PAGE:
Pates smiles proud as White glimmers gold in men’s snowboard halfpipe
Steamboat Pilot and Today
BONGPYEONG, South Korea — Shaun White, Ayumu Hirano and Scotty James traded blows at the top to ensure Wednesday’s men’s snowboard halfpipe finals at the 2018 Winter Olympics would be remembered as an all-time epic throw down among some of the best in the sport.
Down the results, Eagle’s Jake Pates was one of the riders to add to the day’s aura, throwing down a solid run to earn 82.25 points and place eighth in his first Olympic experience.
“I was super stoked just to land one,” he said. “That was the goal for me coming in here, to do a clean run and get a decent score, to put one down for everyone back home and get out alive. I was happy with it.”
White won the day with a dominating third and final run, scoring at 97.75 to swoop the gold medal away from Japan’s Ayumu Hirano, who had to settle for silver with a score of 95.25. Australia’s Scotty James scored at 92.00 to take bronze.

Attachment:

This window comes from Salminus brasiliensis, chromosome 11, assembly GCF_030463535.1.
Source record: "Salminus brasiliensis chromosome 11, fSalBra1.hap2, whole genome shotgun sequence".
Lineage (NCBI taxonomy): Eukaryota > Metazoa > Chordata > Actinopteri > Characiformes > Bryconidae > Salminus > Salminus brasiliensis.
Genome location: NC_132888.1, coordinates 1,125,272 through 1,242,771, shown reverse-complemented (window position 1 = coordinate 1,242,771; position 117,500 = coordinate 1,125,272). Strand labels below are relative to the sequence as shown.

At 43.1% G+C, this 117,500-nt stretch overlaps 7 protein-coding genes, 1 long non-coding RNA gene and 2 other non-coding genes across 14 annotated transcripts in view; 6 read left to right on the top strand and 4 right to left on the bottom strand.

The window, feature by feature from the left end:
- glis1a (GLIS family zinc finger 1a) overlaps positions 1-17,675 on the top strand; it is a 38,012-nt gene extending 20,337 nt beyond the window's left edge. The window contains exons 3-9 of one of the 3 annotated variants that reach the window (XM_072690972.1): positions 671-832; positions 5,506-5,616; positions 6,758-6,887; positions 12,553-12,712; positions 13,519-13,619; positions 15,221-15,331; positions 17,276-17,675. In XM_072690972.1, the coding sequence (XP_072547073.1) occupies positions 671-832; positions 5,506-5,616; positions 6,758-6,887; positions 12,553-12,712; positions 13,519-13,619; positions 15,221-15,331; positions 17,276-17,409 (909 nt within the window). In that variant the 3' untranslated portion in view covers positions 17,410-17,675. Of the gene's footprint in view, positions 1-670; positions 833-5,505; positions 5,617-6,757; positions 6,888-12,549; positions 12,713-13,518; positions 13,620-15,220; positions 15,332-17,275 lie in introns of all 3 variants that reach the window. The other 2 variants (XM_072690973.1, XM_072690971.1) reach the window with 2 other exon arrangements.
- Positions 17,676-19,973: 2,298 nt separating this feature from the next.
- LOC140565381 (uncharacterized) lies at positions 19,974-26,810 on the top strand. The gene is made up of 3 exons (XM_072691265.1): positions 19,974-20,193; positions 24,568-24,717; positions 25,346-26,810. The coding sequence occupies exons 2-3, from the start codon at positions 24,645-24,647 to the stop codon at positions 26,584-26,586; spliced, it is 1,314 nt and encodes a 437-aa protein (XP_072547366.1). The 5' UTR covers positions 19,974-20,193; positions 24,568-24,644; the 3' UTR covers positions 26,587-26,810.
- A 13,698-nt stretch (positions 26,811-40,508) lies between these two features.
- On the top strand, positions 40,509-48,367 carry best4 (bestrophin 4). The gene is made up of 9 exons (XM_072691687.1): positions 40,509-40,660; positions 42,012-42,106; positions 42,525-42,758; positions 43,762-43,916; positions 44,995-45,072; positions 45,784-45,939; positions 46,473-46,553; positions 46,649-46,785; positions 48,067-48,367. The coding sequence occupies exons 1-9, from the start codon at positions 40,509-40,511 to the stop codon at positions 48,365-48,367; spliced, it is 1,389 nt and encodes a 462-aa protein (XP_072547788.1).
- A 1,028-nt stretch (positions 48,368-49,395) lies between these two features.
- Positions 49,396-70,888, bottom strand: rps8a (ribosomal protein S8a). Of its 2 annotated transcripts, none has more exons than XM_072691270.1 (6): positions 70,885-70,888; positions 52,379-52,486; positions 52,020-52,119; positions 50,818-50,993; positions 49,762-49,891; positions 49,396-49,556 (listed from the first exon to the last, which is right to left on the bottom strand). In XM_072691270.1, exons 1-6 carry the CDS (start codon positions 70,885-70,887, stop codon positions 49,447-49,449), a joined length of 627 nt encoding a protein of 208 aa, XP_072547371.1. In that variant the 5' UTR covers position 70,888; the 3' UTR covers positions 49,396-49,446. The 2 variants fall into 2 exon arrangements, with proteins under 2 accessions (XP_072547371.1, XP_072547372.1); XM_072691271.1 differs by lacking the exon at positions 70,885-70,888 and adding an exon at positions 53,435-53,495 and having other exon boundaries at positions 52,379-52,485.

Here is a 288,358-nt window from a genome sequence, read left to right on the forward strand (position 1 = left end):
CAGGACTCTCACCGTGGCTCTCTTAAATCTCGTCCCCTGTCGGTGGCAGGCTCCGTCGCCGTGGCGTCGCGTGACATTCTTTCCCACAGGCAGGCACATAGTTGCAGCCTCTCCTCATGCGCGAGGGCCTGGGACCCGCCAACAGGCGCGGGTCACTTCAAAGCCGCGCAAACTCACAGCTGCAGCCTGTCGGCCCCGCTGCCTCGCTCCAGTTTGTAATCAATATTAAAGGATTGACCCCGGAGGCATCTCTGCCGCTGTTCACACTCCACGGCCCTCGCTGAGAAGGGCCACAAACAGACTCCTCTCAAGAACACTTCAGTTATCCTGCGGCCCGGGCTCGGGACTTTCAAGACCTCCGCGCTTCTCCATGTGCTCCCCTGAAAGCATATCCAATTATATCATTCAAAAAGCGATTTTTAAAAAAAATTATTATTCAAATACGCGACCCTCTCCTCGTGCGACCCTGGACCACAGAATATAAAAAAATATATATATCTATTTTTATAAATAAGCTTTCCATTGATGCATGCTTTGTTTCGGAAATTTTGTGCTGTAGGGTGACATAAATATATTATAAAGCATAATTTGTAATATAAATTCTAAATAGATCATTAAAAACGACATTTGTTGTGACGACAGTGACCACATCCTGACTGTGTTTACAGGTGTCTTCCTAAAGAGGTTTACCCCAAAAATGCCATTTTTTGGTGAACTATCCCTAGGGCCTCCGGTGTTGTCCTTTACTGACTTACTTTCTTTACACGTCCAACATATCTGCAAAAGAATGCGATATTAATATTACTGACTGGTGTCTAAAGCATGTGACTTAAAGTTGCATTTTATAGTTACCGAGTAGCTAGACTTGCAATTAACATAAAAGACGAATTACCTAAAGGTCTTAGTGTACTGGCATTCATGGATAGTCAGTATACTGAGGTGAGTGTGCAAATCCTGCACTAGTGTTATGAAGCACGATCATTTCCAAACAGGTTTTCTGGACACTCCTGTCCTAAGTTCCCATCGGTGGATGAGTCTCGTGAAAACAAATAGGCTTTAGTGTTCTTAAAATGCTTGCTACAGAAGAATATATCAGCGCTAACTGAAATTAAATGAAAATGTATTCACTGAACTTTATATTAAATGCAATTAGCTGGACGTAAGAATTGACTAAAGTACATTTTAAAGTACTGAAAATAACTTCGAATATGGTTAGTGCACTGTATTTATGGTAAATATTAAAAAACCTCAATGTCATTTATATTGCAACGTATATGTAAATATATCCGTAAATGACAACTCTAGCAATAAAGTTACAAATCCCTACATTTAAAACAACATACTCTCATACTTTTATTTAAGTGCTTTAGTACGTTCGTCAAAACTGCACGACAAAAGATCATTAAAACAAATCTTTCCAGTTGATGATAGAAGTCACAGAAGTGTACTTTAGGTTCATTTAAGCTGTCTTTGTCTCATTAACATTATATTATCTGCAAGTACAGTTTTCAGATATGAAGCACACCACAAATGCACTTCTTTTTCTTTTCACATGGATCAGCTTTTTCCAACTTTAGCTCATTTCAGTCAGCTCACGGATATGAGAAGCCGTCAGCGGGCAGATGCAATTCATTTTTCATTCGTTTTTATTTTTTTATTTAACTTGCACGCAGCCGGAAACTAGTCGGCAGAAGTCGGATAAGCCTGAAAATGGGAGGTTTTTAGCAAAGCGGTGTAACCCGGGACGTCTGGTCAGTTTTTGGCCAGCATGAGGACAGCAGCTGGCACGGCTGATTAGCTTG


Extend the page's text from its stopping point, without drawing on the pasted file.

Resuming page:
All three riders landed the big tricks they came with and the intensity spilled down the standings. Ben Ferguson landed a big run in placing fourth. Patrick Burgener of Switzerland, who placed fifth, was so happy with his run he launched his helmet into the crowd as he finished, then littered the snow at the base of the pipe with most of the rest of his belongings.
Chase Josey landed two of his three runs and placed sixth. Only three of the 12 riders in finals didn’t put down a good run in one of snowboarder’s biggest contests.
“It’s so insane,” Pates said, the final runs playing out in front of him. “This is the pinnacle of halfpipe snowboarding, so to be a part of that is the coolest thing ever.”
Pates landed his second run and he pulled into the finish with his arms raised high. His score fell just short of the podium at that point, and it drifted lower as more riders put up big marks. Pates wasn’t able to improve his score on his third attempt.
That didn’t do much to diminish his experience. Just 19 years old, Pates could figure into the U.S. men’s snowboard halfpipe scene for a long time.
“The Games have been amazing. It’s really inspirational watching every different sport and people achieve their hopes and dreams,” he said. “I’m so grateful to be here. This is what I love to do and I want to continue doing it as long as I can. You’ll definitely be seeing more of me.”
“This is a celebration of all our veterans have done for us,” said Pat Hammon with the local VFW Post, who served as a nurse in Vietnam. “It’s not a time for sadness.”